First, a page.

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Court Approves Settlement In Health-Related Class Action

November 29, 2021
Pro bono team helps expand access to medical treatment in Texas.

In conjunction with the Center for Health Law and Policy Innovation of Harvard Law School and Edwards Law Group, a cross-office pro bono team secured a settlement with Texas Health & Human Services Commission (HHSC) to help expand access to prescription drugs that cure hepatitis C virus (HCV) for Medicaid enrollees throughout Texas. 

In the initial complaint for Coleman v. Wilson, our clients alleged that the HHSC prioritized financial concerns over their health by restricting coverage of direct-acting antiviral treatment (DAAs) for HCV to only those Medicaid enrollees with severe liver damage, even though the treatment results in a cure for nearly 100% for all individuals infected with HCV.

As a result of the lawsuit, HHSC rewrote its policy, expanding access to DAAs to Medicaid enrollees diagnosed with HCV regardless of liver damage, and removing sobriety and prescriber requirements for HCV treatment. The new policy came into effect on September 1, 2021. At a final fairness hearing in late November, the parties informed the court about the overwhelmingly positive impact of the new policy on Medicaid recipients throughout Texas, and the court granted final approval of the settlement from the bench, to be confirmed in a subsequent written order.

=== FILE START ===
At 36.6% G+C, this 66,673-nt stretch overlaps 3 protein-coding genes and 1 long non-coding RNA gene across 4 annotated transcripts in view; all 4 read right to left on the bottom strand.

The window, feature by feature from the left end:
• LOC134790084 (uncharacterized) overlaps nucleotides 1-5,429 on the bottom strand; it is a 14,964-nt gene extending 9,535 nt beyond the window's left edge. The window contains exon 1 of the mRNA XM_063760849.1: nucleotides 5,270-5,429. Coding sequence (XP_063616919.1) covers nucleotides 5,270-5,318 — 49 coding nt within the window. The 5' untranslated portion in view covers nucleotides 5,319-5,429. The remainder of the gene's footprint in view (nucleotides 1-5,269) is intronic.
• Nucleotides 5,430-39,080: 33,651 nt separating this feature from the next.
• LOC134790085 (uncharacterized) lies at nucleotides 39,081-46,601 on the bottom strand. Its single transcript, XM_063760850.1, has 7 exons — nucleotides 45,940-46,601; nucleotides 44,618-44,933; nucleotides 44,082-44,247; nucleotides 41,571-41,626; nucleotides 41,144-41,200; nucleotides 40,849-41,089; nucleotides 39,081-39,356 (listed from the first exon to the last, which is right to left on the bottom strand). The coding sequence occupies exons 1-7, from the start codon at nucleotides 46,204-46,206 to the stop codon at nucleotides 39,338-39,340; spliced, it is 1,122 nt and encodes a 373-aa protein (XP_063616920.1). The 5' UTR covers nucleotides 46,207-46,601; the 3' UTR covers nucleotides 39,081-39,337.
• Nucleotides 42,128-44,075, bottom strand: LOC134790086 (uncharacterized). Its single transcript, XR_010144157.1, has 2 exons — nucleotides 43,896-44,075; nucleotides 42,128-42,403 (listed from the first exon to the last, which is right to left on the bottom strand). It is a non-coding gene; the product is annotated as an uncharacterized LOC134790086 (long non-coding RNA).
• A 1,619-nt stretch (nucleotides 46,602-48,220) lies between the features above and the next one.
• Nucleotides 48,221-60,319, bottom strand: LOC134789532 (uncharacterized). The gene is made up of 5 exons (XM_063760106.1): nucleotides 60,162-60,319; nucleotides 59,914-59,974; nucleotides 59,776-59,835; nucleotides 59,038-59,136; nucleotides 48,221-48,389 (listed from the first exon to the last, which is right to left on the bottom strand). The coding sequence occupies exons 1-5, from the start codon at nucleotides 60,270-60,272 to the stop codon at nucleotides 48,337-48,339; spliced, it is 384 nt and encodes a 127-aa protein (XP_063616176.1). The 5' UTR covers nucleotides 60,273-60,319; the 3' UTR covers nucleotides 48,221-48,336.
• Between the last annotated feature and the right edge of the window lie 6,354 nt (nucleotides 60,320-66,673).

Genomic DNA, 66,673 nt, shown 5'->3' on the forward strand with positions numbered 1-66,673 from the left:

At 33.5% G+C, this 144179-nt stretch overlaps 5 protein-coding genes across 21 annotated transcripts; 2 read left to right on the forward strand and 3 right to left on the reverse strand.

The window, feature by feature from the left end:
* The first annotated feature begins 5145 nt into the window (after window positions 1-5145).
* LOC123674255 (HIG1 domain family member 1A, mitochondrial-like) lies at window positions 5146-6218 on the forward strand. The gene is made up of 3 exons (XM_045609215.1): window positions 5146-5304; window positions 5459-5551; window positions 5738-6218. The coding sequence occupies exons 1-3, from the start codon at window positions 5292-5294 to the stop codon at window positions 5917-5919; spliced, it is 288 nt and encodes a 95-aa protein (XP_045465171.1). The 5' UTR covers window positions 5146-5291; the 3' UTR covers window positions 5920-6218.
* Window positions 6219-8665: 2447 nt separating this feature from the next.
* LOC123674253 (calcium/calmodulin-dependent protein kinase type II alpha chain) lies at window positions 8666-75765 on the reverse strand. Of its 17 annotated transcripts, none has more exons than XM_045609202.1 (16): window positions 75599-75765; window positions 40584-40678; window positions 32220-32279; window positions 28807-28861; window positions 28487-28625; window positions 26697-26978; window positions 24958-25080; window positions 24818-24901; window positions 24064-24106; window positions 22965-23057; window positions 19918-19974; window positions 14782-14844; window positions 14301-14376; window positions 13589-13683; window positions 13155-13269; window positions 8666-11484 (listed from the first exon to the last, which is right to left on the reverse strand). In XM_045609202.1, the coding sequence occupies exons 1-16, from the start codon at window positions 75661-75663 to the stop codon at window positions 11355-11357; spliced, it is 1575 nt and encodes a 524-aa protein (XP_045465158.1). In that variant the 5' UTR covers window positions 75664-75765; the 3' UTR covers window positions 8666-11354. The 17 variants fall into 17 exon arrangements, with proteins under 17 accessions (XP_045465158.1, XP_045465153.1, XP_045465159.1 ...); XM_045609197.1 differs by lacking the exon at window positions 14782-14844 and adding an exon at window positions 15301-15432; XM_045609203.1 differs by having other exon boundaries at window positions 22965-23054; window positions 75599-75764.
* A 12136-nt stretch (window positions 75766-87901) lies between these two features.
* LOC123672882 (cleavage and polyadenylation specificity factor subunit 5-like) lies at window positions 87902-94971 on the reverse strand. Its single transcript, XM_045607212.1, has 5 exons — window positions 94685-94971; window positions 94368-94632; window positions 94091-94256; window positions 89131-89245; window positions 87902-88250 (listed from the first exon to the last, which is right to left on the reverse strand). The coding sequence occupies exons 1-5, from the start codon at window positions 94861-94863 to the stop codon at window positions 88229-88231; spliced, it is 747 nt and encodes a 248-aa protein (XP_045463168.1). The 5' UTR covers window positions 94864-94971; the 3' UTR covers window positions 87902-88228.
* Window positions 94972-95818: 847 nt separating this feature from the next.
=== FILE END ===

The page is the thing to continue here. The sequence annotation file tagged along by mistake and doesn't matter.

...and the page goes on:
“At stake in this lawsuit was the denial of fundamental medical treatment. We are satisfied that this settlement will result in immense positive public health benefits for Texas Medicaid recipients,” said Boston partner David Tolley, who led the Latham team.

HCV is a deadly communicable disease that, if left untreated, can lead to serious liver damage, infections, liver cancer, and death. Treatment guidelines confirm that DAAs should be available for “all patients with chronic HCV infection, except those with short life expectancies that cannot be remediated by treating HCV, by transplantation, or by other directed therapy.” This clinical guidance reflects the medical standard of care across the United States. By removing treatment access restrictions to DAA treatment, HHSC joins the vast majority of state Medicaid programs throughout the US that cover HCV treatment for beneficiaries. 

The Latham team also included Boston associates Avery Borreliz and Allison Carbonaro and Los Angeles associate Amanda Barnett.